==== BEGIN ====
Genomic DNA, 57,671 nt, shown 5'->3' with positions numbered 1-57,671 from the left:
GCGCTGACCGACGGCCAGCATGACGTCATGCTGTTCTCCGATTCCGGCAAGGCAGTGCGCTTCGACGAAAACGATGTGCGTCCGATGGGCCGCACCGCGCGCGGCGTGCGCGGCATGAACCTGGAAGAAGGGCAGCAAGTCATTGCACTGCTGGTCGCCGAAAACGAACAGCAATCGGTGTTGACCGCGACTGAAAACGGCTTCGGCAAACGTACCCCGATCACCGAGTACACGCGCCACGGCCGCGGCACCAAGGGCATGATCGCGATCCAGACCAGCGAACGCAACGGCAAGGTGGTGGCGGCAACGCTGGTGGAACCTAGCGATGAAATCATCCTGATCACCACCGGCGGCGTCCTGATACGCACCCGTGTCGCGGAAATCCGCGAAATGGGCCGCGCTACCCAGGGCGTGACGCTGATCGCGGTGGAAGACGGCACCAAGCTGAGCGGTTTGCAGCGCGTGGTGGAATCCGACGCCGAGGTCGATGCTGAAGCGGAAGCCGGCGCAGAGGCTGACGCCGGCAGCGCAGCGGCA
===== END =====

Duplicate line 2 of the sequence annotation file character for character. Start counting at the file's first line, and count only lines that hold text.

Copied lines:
GCGCTGACCGACGGCCAGCATGACGTCATGCTGTTCTCCGATTCCGGCAAGGCAGTGCGCTTCGACGAAAACGATGTGCGTCCGATGGGCCGCACCGCGCGCGGCGTGCGCGGCATGAACCTGGAAGAAGGGCAGCAAGTCATTGCACTGCTGGTCGCCGAAAACGAACAGCAATCGGTGTTGACCGCGACTGAAAACGGCTTCGGCAAACGTACCCCGATCACCGAGTACACGCGCCACGGCCGCGGCACCAAGGGCATGATCGCGATCCAGACCAGCGAACGCAACGGCAAGGTGGTGGCGGCAACGCTGGTGGAACCTAGCGATGAAATCATCCTGATCACCACCGGCGGCGTCCTGATACGCACCCGTGTCGCGGAAATCCGCGAAATGGGCCGCGCTACCCAGGGCGTGACGCTGATCGCGGTGGAAGACGGCACCAAGCTGAGCGGTTTGCAGCGCGTGGTGGAATCCGACGCCGAGGTCGATGCTGAAGCGGAAGCCGGCGCAGAGGCTGACGCCGGCAGCGCAGCGGCA